It's the structure, it's the name for example: mikhail and the first last name is a composition of the name of the father, for example his father name, ivan, it will be ivanovich, just add for men ovich or evich and for women add evna or ovna and then add the second last name of the father, if her father name is ivan olegovich volkov, the name will be: mikhail ivanovich volkov. It's hard to understand the first time...but then it's easy. greetings

May 21, 2017

https://www.duolingo.com/Simply_Caroline
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Just to be sure. If my dad is, for example, Andrew Kowalski, that means that I am Karolina Andrejowa Kowalska? (Каролина Андрейова Ковалска?)

November 8, 2017

https://www.duolingo.com/Kundoo
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The patronymic would be "Андреевна". But note, that in modern Russia we don't add patronymics to foreigners who don't originally have them. It's only can be done for fun :)

As for the surname, it really depends of its origin. You see, foreign surnames don't change with gender even if they look like Russian ones. So if your father is Russian and you are Russian, he would be "Ковальский" and you would be "Ковальская", but if you are not Russian, your father's last name (which is actually of Polish origin) is more likely to be transliterated as "Ковальски" (note the absence of "й"), and you would be "Ковальски" too. Unless you are actually Polish yourself in which case you'd be "Kowalska", but that's because of the Polish grammar rules (If I remember them correctly), not Russian ones.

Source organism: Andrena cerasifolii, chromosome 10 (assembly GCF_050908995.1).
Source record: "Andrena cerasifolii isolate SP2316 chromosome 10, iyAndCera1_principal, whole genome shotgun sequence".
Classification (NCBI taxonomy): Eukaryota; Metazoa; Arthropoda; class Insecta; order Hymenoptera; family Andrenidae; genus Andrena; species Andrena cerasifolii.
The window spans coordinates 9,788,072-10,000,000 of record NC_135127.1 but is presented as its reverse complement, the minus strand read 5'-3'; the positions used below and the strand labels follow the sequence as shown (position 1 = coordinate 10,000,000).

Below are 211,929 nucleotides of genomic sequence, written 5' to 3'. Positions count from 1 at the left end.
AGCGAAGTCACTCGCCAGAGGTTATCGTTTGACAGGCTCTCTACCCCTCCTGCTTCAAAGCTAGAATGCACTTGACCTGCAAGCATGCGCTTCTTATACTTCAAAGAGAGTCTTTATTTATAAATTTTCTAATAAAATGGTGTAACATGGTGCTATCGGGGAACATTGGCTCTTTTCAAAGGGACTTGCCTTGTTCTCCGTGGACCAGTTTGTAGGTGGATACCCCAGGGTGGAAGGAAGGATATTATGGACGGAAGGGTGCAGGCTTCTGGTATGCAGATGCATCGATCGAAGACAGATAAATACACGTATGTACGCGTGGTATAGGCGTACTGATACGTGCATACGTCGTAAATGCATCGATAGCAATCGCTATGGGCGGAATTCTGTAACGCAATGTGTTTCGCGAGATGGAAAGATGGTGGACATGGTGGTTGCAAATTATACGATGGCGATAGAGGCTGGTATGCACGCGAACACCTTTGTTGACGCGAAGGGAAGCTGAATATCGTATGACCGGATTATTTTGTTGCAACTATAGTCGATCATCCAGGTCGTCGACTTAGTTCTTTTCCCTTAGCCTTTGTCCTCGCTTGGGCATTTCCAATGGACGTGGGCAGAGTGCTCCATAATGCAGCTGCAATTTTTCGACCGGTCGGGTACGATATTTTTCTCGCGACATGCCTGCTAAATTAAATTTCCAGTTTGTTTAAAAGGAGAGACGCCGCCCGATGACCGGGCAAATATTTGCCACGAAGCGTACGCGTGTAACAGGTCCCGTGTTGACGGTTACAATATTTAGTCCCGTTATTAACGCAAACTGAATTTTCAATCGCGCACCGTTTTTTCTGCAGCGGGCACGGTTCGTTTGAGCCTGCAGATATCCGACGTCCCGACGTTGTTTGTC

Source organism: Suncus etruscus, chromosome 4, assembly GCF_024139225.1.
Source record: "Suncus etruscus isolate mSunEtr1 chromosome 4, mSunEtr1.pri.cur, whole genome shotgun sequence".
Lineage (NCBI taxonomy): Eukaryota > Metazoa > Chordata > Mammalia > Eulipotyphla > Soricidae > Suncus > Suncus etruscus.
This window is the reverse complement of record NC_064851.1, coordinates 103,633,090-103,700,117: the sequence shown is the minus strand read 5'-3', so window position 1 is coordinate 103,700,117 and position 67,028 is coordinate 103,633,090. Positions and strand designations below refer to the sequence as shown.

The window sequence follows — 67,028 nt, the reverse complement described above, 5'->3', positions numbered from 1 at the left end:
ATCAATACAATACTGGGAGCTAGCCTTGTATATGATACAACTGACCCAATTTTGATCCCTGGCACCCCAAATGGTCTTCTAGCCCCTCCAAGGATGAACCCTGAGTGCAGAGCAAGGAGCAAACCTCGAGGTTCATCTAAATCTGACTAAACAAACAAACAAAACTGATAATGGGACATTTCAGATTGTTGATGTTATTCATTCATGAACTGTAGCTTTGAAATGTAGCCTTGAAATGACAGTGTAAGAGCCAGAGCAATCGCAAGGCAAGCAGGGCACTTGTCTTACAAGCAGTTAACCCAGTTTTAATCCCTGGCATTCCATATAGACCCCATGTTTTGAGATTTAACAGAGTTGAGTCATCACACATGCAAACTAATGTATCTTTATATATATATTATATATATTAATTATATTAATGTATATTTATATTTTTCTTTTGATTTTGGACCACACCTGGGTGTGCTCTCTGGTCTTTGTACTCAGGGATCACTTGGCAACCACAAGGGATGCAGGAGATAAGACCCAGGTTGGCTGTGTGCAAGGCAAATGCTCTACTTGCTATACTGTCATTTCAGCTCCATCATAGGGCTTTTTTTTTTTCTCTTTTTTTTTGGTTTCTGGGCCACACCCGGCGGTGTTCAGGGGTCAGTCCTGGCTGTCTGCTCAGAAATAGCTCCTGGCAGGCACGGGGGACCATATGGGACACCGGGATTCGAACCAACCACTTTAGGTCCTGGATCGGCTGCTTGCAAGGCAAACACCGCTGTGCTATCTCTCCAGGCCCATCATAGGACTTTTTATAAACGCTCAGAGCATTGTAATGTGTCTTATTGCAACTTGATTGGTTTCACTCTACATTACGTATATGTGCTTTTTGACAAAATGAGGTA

November 8, 2017

https://www.duolingo.com/tyt98144

I do not have RUSSIAN keyboard witch is making this difficult for me

August 2, 2017

https://www.duolingo.com/koja69

google is your friend :) http://russian.typeit.org/

October 26, 2017

https://www.duolingo.com/zF7X1
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Is it customary for people to give their surnames first when stating their full name? As in Чернов Иван Иванович . My students always give their names this way, but duolingo marked it wrong. Maybe it's only a school or institutional thing?

May 25, 2018

https://www.duolingo.com/MountedDragoon

From what I find online, surname-patronymic-first name is used in official documents and lists, like class lists or obituaries. However, in most settings, first name-patronymic-surname is the more common.

May 25, 2018

https://www.duolingo.com/saleha614613

I started watching the drama "Ekaterina" to learn Russian and this name Ivan Ivannoich keeps popping up after he's dead and here too. Also, is Ivan one of the most common name for boys in Russia??

August 8, 2018

https://www.duolingo.com/Kundoo
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When I was a kid it was considered outdated, like a name for an old man not for a boy, so it wasn't too common. But it's becoming popular again, so many Ivans were born in the 2000s and 10s.

August 8, 2018

https://www.duolingo.com/hRC63
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There is one point. Russians put the surname on the first place. This is the usual structure.

August 28, 2018

https://www.duolingo.com/Josh465039

my girlfriend's mother laughed at this.

September 8, 2018

https://www.duolingo.com/Caketin12

Why did it say i got it wrong when i had it spelt perfectly?

January 11, 2019

https://www.duolingo.com/Randonneur3
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It is like reading Boris Pasternak.

March 14, 2019